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Tchuck
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#11101

Posted A week ago

So apparently American government is going all out on making a push for autonomous cars

 

This thing will have the potential to disrupt so many different industries.

Imagine traffic workers, with autonomous buses, taxis, ambulances.

Insurance companies, since it'll be easier for automakers to sell their own insurance on the machinery, since it drives itself and all.

Without the need for maintenance, what will happen to all the shops?

With cars going electric, many stations will be out of business.

With people not having to worry about driving commuting distances anymore, since they can just hop onto their self-driving car and be on their way, they'll be able to live in more distant places.

 

There's a nice discussion about the subject on reddit, right here.

 

What are your thoughts?


Average white guy
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#11102

Posted A week ago

Not good for enthusiasts. Self-driving cars aren't even in their prime yet and lots of people are already crowing at the death of driving. Not just for themselves, but everyone else on the road. The freedom to drive on the open road will soon be a thing of the past. The normies and their 'our way only' attitude will bring the death of driving.

 

Yea yea I know, we have tracks. Sure we can escape to them, but won't they become boring soon enough? Does mindlessly driving in an oval sound like fun? You'll never get the experience of driving on the open road on a track. Plus what would be the point in owning a car if you could never drive it? As it would just sit and rot away.


Shaytan
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#11103

Posted A week ago Edited by Shaytan, A week ago.

Just me thinking the 2018 Nissan Leaf looks really nice? So far the car looked like a boring egg but now it looks really nice without having the usual EV weird, un-car-enthusiast looks I think only Tesla manged to overcome.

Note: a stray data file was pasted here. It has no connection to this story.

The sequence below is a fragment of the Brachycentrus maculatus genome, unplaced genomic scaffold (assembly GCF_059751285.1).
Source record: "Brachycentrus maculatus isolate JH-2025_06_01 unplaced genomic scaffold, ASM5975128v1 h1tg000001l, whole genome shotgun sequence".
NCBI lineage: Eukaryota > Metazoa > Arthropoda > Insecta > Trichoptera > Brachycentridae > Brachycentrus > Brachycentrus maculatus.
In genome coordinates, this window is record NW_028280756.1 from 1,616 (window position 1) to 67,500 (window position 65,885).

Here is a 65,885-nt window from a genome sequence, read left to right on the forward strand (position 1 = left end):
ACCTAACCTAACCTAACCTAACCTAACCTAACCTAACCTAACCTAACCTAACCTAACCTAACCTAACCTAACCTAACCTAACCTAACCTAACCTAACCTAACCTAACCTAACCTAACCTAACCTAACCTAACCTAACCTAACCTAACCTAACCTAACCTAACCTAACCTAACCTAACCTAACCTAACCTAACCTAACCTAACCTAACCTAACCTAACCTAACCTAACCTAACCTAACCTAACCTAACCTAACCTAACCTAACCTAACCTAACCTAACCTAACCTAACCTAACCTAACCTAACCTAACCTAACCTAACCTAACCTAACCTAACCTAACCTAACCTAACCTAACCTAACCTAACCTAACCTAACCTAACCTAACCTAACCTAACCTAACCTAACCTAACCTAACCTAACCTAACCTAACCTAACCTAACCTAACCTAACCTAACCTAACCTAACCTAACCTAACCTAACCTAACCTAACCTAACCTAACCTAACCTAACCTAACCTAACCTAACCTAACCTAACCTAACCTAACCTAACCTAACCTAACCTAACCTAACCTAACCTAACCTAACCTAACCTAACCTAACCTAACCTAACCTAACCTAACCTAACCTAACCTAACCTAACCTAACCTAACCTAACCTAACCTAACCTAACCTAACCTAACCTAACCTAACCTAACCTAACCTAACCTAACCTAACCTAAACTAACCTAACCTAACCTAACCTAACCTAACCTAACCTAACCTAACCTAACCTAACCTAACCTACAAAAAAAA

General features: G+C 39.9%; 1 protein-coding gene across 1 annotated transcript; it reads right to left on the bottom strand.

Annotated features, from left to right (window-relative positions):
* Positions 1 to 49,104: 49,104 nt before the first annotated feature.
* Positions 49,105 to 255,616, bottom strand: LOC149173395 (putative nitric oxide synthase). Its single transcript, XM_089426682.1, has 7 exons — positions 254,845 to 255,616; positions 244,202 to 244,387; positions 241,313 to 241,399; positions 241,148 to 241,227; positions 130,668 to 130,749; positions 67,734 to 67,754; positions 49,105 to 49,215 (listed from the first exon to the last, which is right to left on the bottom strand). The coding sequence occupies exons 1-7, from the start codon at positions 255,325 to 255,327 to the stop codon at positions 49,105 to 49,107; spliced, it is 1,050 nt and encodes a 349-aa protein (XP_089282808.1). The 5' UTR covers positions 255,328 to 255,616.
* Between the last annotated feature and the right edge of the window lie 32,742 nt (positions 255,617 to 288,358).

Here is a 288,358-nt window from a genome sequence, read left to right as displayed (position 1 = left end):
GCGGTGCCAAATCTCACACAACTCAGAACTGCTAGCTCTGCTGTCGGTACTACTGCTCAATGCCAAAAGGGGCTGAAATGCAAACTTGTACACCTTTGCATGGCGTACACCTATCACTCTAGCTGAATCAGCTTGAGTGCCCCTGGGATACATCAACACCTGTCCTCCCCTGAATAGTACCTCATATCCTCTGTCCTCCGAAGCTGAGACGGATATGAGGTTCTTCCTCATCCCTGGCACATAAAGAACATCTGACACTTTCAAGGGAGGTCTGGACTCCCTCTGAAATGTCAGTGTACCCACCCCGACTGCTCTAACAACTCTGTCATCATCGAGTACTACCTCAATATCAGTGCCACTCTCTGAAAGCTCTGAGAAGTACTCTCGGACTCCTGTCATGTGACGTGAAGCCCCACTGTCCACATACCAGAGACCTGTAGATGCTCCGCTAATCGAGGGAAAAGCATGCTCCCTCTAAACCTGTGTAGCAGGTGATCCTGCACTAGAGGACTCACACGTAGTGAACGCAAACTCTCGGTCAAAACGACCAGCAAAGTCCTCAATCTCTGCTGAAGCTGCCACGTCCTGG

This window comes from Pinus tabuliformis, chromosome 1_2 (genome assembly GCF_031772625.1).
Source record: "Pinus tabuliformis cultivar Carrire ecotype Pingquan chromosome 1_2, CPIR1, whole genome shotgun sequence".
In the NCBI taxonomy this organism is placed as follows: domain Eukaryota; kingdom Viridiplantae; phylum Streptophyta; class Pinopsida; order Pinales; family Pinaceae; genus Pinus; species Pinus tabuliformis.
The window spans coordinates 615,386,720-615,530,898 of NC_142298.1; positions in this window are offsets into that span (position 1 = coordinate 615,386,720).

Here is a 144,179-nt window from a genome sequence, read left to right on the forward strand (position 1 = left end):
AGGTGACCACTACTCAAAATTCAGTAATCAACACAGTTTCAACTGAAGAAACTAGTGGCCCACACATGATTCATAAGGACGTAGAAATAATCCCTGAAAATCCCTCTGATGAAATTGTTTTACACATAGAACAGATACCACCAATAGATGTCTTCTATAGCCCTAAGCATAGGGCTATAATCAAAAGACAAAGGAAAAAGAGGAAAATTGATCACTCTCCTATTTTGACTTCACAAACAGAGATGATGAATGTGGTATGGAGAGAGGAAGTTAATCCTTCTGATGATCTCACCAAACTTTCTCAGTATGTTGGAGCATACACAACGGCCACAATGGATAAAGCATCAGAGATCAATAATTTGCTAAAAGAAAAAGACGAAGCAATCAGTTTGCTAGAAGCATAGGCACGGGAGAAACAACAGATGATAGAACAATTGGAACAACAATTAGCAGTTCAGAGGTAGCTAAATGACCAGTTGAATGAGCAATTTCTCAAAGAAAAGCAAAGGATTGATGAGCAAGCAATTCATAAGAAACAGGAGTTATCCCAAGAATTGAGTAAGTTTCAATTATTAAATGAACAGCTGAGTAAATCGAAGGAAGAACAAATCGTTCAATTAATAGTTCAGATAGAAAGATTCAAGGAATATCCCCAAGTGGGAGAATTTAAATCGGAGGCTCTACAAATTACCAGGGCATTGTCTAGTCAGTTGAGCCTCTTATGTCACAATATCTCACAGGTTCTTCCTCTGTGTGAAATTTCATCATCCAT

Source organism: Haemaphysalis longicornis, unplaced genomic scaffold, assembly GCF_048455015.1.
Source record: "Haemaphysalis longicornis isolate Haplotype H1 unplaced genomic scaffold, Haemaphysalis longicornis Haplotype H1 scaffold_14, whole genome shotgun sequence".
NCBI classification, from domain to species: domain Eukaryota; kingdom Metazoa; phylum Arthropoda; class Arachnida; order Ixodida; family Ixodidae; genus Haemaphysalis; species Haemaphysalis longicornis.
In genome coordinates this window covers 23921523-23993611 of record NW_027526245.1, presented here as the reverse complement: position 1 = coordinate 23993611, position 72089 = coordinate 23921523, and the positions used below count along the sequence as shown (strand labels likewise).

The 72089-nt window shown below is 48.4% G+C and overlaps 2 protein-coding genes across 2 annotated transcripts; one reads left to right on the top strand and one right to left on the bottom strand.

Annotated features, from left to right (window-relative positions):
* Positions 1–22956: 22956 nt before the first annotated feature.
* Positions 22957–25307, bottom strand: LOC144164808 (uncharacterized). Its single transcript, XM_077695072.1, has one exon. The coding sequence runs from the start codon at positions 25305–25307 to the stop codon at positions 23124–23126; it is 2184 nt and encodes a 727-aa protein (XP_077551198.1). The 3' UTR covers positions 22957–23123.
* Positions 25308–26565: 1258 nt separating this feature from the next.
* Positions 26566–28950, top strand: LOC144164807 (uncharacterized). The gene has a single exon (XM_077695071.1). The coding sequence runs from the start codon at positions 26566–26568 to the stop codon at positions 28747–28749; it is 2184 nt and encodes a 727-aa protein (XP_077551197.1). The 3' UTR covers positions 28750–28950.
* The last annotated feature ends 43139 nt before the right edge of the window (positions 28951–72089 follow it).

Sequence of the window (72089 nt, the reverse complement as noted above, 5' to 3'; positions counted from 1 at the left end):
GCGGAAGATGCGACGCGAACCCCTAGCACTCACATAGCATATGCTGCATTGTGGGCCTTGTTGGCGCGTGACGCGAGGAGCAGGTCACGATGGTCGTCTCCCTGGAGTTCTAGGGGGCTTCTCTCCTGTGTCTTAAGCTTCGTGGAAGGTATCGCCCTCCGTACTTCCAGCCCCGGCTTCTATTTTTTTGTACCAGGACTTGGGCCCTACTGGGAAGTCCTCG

I mean, the car still looks like your typical city car but at least not ugly.

2018-Nissan-LEAF-2.jpg
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sivispacem
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#11104

Posted A week ago

Front end from the last generation Honda Civic, back from a Peugeot 308 crossed with an Astra GTC

uNi
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#11105

Posted A week ago

On holidays, driving with the wheel on the left felt natural, funny enough driving on the rigth side of the road was weird af.

20170907_185655.jpg

HeavyDuke
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#11106

Posted A week ago

On holidays, driving with the wheel on the left felt natural, funny enough driving on the rigth side of the road was weird af.
 

Now try driving with the steering wheel in the middle.


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#11107

Posted A week ago

Or with the traffic in the middle. Going both ways.
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Shaytan
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#11108

Posted A week ago Edited by Shaytan, A week ago.

On holidays, driving with the wheel on the left felt natural, funny enough driving on the rigth side of the road was weird af.

Now try driving with the steering wheel in the middle.


Rowan Atkinson could give you some tips... err nevermind that
 

So apparently American government is going all out on making a push for autonomous cars


I wonder if the American government will pronouce about the equivalent of the trolley problem - if an autonomous car perceives an upcoming danger that will likely cause harm to other people and the only way to avoid it is manouvering in such a way that the life of the car's occupants is put in risk, what would it decide? I mean, will they enforce one or another solution or omiss it, leaving the decision to each manufacturer? Personally I never appreciated the utilitarist theory neither enjoy the idea of my own car intentionally putting me in danger, even if to save other people...
 

Not good for enthusiasts. Self-driving cars aren't even in their prime yet and lots of people are already crowing at the death of driving.